Payments are one of the most important areas for any ecommerce company. Not only because it has to do with buyer confidence, but also because it is one of the areas that contributes substantially to the customer experience. This, especially in the case of online payments, must be secure (first and foremost), must cover the currency of the country in which the buyer is buying and offer several payment systems, at least the most popular in that particular country, so that the buyer can choose his or her favourite. Finally, for there to be a positive customer experience, payment must be made in as few clicks as possible. An international payment system tailored to the customer – be it French, Italian or Spanish – is one of the keys to more and more conversions.
Customer experience aside, however, it is also crucial to know where the ePayment world is heading: where we are at the moment and what the future trends are. But also what level of protection we can provide to acquirers. We spoke to Peter Keegan, Operations Manager at Go Global Ecommerce.
What are the most commonly used online payment methods?
In general, the most popular ecommerce payment methods are credit cards and PayPal. In fact, from our observation, we see that month after month these two methods combined account for 90% of sales, while individually they are worth 50% and 40% of all transactions respectively. With the increase in payment methods offering more local choices and instalment options, this split is slowly changing.
What are the new trends in online payment methods?
What is absolutely essential for those who decide to open a cross-border ecommerce site in terms of payments?
Obviously, the first method to be included is the most basic payment method, that of payment by card. While eWallets and other methods are on the rise, the standard card payment, as we said, still brings in the most conversions. Then, the most important factors are the fees to be paid and the acceptance of the card: not only the most popular VISA and Mastercard, but also Amex, Diners, JCB etc., so you can be sure that you don’t lose sales because the buyer doesn’t support issuer ‘x’. Finally, it is also important to accept multiple currencies: displaying the price in the local currency is one thing, but accepting and authorising a payment in that particular currency is another and that is the real goal.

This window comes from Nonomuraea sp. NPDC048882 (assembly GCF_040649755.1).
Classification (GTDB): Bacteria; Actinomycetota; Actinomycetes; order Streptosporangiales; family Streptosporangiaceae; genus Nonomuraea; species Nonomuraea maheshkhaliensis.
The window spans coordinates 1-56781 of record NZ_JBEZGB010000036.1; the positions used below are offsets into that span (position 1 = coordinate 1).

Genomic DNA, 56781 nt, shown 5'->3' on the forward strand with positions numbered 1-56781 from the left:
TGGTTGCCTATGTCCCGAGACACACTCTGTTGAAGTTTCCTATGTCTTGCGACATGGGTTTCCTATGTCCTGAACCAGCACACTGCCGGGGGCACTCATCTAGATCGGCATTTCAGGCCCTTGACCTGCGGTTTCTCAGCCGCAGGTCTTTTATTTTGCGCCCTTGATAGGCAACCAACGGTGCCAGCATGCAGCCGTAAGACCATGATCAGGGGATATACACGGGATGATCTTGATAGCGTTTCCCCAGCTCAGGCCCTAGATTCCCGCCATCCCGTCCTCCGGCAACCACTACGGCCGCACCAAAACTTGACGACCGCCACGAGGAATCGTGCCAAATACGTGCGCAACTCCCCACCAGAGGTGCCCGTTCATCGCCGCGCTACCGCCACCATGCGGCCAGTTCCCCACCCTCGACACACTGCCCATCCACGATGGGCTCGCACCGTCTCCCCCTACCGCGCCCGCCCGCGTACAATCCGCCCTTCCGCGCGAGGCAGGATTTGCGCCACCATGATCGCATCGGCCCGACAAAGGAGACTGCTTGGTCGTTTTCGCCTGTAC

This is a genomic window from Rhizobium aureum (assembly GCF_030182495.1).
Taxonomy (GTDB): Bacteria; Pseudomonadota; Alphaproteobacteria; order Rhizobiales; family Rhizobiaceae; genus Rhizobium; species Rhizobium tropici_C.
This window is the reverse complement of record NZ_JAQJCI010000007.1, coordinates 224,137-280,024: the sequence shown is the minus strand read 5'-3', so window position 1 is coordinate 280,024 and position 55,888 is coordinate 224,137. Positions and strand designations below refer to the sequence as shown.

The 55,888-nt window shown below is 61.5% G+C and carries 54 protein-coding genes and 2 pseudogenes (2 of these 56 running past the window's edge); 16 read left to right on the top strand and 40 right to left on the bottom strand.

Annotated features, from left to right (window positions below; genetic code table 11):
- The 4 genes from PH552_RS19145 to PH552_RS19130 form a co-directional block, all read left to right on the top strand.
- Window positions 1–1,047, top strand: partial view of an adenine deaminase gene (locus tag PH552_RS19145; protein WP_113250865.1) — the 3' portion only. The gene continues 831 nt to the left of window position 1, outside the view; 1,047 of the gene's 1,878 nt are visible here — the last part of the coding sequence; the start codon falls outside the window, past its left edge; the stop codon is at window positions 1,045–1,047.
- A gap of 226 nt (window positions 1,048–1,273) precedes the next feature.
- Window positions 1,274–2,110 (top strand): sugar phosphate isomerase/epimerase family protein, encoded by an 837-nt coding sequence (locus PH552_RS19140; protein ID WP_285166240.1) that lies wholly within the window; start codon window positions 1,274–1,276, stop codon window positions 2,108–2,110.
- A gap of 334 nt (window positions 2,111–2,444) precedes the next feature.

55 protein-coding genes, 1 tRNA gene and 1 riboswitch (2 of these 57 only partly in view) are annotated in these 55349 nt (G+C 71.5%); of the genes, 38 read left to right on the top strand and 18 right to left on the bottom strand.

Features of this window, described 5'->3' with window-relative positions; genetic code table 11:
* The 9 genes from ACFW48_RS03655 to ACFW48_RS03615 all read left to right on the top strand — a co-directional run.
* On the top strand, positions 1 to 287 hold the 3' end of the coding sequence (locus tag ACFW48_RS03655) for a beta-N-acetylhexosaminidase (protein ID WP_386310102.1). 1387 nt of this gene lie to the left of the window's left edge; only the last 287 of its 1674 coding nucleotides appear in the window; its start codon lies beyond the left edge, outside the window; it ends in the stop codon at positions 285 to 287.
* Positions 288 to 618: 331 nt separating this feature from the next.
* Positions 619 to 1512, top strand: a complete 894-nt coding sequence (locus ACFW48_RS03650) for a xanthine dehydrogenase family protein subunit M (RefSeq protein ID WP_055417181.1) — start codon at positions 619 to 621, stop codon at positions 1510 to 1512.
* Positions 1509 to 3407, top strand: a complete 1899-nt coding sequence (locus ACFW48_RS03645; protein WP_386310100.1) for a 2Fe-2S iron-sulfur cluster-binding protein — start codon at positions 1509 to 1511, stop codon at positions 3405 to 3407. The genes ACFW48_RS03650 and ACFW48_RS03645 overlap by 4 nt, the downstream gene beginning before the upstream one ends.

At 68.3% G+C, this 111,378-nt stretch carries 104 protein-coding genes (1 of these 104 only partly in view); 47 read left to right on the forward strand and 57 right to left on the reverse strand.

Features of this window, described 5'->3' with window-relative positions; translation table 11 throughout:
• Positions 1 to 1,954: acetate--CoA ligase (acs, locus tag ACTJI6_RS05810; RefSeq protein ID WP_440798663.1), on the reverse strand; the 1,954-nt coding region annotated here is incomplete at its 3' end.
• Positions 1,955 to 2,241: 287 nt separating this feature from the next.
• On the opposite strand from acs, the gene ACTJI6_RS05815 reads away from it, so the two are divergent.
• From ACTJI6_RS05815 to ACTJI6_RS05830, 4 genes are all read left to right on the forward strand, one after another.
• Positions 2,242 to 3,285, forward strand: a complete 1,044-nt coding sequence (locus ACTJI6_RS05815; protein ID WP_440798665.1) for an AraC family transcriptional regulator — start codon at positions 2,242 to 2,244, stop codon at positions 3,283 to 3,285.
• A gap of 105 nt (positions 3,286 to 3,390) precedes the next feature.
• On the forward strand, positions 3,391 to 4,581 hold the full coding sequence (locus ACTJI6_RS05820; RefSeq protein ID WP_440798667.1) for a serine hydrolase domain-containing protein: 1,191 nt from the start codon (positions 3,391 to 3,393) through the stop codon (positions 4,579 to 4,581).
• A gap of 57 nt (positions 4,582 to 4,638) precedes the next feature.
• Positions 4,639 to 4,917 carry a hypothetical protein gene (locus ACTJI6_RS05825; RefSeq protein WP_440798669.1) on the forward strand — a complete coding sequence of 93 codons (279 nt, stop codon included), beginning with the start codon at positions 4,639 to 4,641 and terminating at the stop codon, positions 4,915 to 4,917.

What are the main problems encountered when dealing with online payments?
The main problem is that the conversion is not successful. It goes without saying that if customers do not finalise the payment, then there is a problem. There can be many factors that interrupt the buying process on a site, so it is good to first ask: is your site clear enough for the customer? Does the customer feel safe entering their details to finalise the payment? Is the flow simple and fast enough for a more experienced buyer who knows what he is doing and just wants simple clicks to make the payment? Then rejection rates come into play: sometimes issuing banks simply reject the transaction, so it is good to be sure that the seller is doing their best to ensure that rejection rates are low.
What are the most common scams? How to avoid them?
With the introduction of the ACH in the EU as part of PSD2, credit card payment fraud that is not physically present is on the decline. It has not disappeared, but it is not as rampant as before. On the other hand, we have noticed a steady increase in account takeover fraud. This is more targeted at eWallets where the account is taken over by a fraudster who places several orders as quickly as possible before the appropriation is noticed with the hope that some of these transactions will make it through to the dispatch of the order.